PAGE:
After Pandemic Delays, a New Dilemma: Disinviting Wedding Guests

Ms. Montufar worried that decision might upset their disinvited guests who saw photos of the reception on social media. “I felt so bad,” she said, “because obviously they saw one of my good friend’s little sisters there, and it’s like, ‘Oh, they invited the little sister but they didn’t invite me.’” No one has since expressed disappointment to the couple about their invitation being revoked, but Ms. Montufar still feels guilty about doing so, she added.

Because it can appear disingenuous, reinviting guests can be as much an etiquette minefield as disinviting them, said Tracy Taylor Ward, the owner of the event planning company Tracy Taylor Ward Design in New York. But these days, “Given the state of the world and ever-changing pandemic conditions, we encourage everyone — couples and their guests — to give each other grace and operate under the assumption that loved ones are acting with the best of intentions,” she added.

If reinviting a previously disinvited guest, couples should “be as honest as possible” while taking an informal approach, said Gayle Szuchman, the president of Events by Gayle in Norwalk, Conn. “Even consider adding some humor,” Ms. Szuchman added, “something like, ‘Let’s try this again,’ or ‘Please be our guest, again.’”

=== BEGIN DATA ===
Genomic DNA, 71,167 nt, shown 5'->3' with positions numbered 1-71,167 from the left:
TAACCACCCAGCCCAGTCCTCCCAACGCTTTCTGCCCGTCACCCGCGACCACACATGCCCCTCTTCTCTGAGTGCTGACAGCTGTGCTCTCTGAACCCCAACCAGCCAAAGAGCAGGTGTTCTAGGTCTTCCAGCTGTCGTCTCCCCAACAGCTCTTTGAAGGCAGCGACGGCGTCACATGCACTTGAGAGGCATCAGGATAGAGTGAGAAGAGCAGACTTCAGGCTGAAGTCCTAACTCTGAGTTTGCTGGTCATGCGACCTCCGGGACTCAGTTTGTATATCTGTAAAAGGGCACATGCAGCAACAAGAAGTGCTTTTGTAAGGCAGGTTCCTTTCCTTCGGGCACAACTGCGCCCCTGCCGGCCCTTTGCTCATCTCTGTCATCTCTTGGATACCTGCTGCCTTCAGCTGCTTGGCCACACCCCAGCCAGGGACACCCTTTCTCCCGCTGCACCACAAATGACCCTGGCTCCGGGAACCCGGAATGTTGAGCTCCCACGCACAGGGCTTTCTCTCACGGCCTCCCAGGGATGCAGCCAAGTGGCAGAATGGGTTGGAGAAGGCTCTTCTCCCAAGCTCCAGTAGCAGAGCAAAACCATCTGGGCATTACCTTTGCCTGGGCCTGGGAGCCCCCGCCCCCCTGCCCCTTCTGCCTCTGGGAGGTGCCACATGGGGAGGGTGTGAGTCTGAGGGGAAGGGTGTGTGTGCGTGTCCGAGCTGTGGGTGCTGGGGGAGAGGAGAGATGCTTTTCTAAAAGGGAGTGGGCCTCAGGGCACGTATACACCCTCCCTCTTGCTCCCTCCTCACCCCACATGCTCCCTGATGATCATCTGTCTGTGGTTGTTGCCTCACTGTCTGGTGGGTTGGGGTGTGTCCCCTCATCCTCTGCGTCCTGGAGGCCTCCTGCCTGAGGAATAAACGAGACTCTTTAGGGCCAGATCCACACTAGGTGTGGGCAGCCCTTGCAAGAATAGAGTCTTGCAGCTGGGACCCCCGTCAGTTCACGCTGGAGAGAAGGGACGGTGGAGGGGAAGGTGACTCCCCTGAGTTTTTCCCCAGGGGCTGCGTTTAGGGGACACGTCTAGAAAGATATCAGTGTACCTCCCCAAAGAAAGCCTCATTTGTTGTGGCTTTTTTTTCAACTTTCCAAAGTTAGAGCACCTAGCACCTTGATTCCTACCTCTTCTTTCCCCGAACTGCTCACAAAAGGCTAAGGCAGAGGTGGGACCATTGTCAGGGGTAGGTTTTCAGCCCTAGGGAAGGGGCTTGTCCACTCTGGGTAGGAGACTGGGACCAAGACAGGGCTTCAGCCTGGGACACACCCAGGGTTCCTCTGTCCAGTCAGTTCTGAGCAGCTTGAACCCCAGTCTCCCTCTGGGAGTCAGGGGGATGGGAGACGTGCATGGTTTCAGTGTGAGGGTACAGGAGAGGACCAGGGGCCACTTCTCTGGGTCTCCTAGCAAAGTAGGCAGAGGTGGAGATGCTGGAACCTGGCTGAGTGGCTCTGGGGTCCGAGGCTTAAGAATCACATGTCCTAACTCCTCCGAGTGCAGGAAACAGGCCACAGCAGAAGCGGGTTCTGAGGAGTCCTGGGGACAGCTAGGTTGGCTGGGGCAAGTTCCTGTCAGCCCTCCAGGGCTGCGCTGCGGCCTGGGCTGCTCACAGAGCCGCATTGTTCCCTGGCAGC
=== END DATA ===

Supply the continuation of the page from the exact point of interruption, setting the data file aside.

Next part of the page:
Still, hosts shouldn’t be surprised if reinvited guests turn them down.

Taylor Bowling and Lawrence Bowling, both 34, had also already mailed save the dates when they scrapped their original plan for a November 2020 wedding with 210 people in Charlottesville, Va. They ultimately decided to elope a month later, marrying at the French Huguenot Church in Charleston, S.C., on Dec. 22, 2020.

By then the Bowlings, who live in Mount Pleasant, S.C., had informed 100 people on their original guest list that they would be invited to a smaller celebration of the couple’s marriage in 2021. Their other 110 original guests were mailed notices that didn’t overtly disinvite them, but explained that the couple chose to have a more intimate event.

In reducing their guest list, Ms. Bowling, who runs the interior design business Home Taylored, and Mr. Bowling, a platform architect at the software company ServiceNow, considered friendships that had changed during the pandemic. “You definitely lose touch with people,” she said.

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